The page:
Partisan Divide Over Soda Tax

Passing and implementing policies is often contingent on favorable public opinion. A recent study in the Journal of Health Politics, Policy and Law examines differing partisan responses to three messaging tactics about the soda tax.

Graph showing Soda Tax Support by political affiliation according to message

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Messaging of public health policies is arguably just as important as the policies themselves. Passing and implementing policies is often contingent on favorable public opinion.

Researchers Sarah Gollust, Colleen Barry, and Jeff Nierderdeppe examined the question of partisan responses to a public health initiative —the sugary drink tax. Many cities across the U.S. have proposed such a policy. The tax is controversial, facing opposition fueled and funded by the soda companies. Currently, the sugary drink tax has been passed in Berkley, CA and Philadelphia, PA. It was rejected in New York City.

The study measured the effect of three messaging tactics. The pro-tax approach conveyed the message that sugary drinks should be taxed since they contribute to obesity. The two-sided message stated that sugary drinks cause obesity but taxes will not help. The refutation message said that soda companies are promoting anti-tax feelings for their own gain even though soda contributes to obesity.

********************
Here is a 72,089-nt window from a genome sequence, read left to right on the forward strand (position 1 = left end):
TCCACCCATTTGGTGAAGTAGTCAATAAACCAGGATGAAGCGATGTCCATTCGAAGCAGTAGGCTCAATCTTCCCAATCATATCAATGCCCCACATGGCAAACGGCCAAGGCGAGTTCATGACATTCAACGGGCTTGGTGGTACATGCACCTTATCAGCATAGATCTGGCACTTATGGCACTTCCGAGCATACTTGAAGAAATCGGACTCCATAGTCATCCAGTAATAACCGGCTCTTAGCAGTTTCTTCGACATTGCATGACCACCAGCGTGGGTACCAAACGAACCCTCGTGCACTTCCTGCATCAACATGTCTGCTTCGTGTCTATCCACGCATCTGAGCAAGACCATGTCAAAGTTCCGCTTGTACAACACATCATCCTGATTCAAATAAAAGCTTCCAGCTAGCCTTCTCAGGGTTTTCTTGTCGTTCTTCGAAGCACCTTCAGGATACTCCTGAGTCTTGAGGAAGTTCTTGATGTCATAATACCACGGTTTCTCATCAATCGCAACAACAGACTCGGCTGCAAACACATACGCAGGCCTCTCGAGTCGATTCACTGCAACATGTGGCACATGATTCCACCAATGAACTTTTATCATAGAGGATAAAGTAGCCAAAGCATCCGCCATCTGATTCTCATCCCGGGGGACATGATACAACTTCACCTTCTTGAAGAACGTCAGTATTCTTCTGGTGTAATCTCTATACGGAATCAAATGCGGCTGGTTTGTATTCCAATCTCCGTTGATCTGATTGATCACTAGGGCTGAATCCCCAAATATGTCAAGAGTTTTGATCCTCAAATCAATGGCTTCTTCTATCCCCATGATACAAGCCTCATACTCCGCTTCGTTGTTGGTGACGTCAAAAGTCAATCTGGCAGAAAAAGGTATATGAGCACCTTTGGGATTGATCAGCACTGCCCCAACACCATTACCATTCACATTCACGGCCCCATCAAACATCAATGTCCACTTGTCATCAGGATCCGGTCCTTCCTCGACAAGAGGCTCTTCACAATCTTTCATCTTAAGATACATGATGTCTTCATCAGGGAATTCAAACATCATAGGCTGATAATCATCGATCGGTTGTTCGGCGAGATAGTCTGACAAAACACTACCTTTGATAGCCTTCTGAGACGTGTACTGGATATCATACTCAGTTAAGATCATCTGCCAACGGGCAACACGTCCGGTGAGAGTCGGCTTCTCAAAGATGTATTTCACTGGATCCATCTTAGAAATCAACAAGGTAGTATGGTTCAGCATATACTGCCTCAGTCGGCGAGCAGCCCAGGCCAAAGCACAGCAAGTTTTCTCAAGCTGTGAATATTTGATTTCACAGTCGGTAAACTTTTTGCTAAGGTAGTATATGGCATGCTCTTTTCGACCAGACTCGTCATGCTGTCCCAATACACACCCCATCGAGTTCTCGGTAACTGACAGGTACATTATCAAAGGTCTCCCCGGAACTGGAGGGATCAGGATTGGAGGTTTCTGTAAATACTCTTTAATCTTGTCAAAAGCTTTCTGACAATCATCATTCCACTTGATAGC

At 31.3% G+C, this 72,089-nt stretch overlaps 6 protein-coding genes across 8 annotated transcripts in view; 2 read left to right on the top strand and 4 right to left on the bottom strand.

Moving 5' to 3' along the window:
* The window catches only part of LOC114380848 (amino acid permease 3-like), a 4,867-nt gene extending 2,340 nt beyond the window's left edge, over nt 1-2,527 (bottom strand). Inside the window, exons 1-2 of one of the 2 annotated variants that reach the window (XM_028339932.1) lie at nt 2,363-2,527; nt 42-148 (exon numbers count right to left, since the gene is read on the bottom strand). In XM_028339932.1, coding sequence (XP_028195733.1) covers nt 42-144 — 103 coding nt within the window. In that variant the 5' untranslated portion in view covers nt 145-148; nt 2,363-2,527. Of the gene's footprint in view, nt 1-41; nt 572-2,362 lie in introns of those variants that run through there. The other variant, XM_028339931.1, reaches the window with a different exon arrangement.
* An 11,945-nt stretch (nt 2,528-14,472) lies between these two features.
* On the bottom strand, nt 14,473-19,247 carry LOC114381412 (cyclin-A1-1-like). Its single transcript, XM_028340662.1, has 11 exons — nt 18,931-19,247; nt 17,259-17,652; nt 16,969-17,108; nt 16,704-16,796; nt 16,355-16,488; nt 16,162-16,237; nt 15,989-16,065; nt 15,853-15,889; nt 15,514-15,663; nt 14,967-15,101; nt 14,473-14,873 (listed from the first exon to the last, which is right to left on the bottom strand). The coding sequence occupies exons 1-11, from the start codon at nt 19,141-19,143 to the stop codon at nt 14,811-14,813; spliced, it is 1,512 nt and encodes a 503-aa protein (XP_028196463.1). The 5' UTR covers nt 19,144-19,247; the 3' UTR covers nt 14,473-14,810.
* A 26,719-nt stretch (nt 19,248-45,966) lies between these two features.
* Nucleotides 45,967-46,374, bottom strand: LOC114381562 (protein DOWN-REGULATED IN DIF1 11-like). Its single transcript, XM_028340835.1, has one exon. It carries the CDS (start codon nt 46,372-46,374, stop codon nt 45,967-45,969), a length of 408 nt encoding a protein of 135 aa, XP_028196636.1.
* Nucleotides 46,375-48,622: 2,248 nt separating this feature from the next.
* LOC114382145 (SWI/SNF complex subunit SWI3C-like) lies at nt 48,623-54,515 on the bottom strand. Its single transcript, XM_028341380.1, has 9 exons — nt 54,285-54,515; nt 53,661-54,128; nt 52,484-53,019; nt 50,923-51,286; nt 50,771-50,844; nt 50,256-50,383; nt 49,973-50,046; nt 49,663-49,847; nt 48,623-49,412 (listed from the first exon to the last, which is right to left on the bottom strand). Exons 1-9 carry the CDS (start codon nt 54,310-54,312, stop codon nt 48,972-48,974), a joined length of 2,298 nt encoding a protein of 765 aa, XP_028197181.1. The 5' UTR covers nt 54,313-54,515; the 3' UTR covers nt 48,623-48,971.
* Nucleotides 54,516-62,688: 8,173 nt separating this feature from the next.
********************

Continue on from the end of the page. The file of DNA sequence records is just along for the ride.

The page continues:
The above graph shows the results of the different messages on participants in comparison to the control groups according to political party affiliation. The main takeaway here is that the refutation message resulted in the largest difference of opinion about soda taxes for Democrats and Independents in contrast to Republicans who were not influenced by negative messaging about company motives. A difference of 18.4 percentage points was observed between the Republicans and Democrats to the refutation message. No significant political difference was observed for the pro-tax message. And the two-sided message reduced support from all parties.

What does this mean for public health messaging? Past experience using refutation messaging against tobacco companies was quite successful moving policymakers to pass tobacco taxes. Current campaigns for the soda tax have begun to introduce rhetoric against soda companies. Messaging using “Big Soda” was the third most popular pro-tax argument in Richmond, El Monte, and Telluride, Colorado.  If the study findings play out in real life, messages blaming soda companies for callous motives may be effective with Democrats and Independents but alienate Republicans. Failed experiments in many major U.S. cities to implement a soda tax shows just how ferocious the opposition can be. Philadelphia was the first major city in the U.S. to implement the tax. Mayor Jim Kenney pushed the tax as a much needed source of revenue instead of focusing on health benefits or “Big Soda.” The tax passed though it still faced opposition. Perhaps it is time to look outside the conventional arguments when policymakers are attempting to pass soda taxes.

Databyte via Sarah E. Gollust, Colleen L. Barry, and Jeff Niederdeppe, Partisan Responses to Public Health Messages: Motivated Reasoning and Sugary Drink Taxes. Journal of Health Politics, Policy and Law.